1. Demonstrate your understanding of latitude and longitude. Using a Mercator chart, demonstrate that you can locate your position from given coordinates and determine the coordinates of at least five aids to navigation.
    2. Explain the degree system of compass direction. Explain variation and deviation and how they are used to convert between true headings and bearings to compass headings and bearings.
    3. Describe three kinds of devices used aboard ship for measuring speed and/or distance traveled and, if possible, demonstrate their use.
    4. Understand Universal Coordinated Time (Greenwich Mean Time or Zulu Time) and zone time. Demonstrate your ability to convert from one to the other for your local area.
    5. Explain the 24-hour time system and demonstrate that you can convert between 12- and 24-hour time.
    6. Make a dead reckoning table of compass and distances (minimum three legs) between two points, plot these on a chart, and determine the final position.
      Note: Ideally this requirement should be met while underway. If this is not possible, it may be simulated using charts.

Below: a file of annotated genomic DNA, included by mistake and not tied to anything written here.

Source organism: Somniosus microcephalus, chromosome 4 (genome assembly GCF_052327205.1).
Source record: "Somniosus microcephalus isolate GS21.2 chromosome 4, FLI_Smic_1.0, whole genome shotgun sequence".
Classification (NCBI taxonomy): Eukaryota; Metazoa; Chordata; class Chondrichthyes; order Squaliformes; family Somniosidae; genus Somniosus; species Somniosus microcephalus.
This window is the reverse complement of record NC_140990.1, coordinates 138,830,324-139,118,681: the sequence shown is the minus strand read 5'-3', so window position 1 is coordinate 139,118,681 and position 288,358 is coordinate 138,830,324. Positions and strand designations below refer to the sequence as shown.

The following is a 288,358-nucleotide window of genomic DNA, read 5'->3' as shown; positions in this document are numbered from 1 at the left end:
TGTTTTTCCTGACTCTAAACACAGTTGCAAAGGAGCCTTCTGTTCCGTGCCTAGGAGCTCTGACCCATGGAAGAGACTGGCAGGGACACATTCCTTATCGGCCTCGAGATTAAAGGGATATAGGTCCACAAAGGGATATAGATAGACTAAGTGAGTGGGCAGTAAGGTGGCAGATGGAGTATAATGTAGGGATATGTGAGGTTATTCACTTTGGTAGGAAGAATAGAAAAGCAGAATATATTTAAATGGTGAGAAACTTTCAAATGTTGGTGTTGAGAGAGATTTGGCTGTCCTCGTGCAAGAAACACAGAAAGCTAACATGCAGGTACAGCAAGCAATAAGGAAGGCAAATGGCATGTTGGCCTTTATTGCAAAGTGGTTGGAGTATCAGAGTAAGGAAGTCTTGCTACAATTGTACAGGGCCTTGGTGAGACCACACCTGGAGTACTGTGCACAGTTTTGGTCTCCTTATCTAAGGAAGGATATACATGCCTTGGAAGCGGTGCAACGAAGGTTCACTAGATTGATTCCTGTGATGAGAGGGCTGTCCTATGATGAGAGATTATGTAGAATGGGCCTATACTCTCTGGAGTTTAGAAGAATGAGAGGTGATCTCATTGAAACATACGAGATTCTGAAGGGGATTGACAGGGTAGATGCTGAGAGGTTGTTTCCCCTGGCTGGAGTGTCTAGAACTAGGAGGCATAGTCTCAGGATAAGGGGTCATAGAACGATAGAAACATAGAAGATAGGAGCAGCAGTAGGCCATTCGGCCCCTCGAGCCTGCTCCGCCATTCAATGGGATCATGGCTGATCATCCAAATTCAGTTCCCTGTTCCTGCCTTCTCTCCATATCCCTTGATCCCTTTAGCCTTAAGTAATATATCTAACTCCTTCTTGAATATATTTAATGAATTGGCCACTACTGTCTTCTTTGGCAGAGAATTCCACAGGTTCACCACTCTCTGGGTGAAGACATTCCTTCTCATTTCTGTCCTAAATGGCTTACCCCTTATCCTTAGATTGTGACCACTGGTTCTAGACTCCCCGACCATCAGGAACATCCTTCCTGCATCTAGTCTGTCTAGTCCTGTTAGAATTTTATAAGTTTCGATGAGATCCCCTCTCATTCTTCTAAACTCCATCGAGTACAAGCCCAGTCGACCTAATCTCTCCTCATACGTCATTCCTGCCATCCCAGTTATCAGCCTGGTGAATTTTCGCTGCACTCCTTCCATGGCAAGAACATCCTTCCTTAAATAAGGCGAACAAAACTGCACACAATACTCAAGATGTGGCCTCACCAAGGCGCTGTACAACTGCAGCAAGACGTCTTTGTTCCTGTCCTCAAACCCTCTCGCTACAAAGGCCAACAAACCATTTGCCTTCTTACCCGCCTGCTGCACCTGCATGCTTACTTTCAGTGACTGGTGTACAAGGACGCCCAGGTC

11. Practical Deck Seamanship
    1. Name the seven watches and explain bell time.
    2. Explain the duties of a lookout and demonstrate how to report objects in view and wind directions with respect to the vessel.
    3. Name relative bearings expressed in degrees.
    4. While underway, serve as a lookout for one watch.
    5. Demonstrate the use of wheel or helm commands found in the Sea Scout Manual.
    6. Supervise and contribute to the cruise log for three days of cruising (one cruise or a combination of day cruises). Submit the cruise logs to your Skipper.
  12. Environment
    Discuss with an adult leader the Federal Water Pollution Control Act as related to oil discharges. Explain what a “Discharge of Oil Prohibited” placard is and find it aboard your ship’s vessels.
  13. Cruising
    1. Plan and participate in an overnight cruise in an approved craft under leadership that lasts a minimum of 36 hours.
    2. While on the cruise, perform the duties of a helmsman for at least 30 minutes.
  14. Boating Safety Course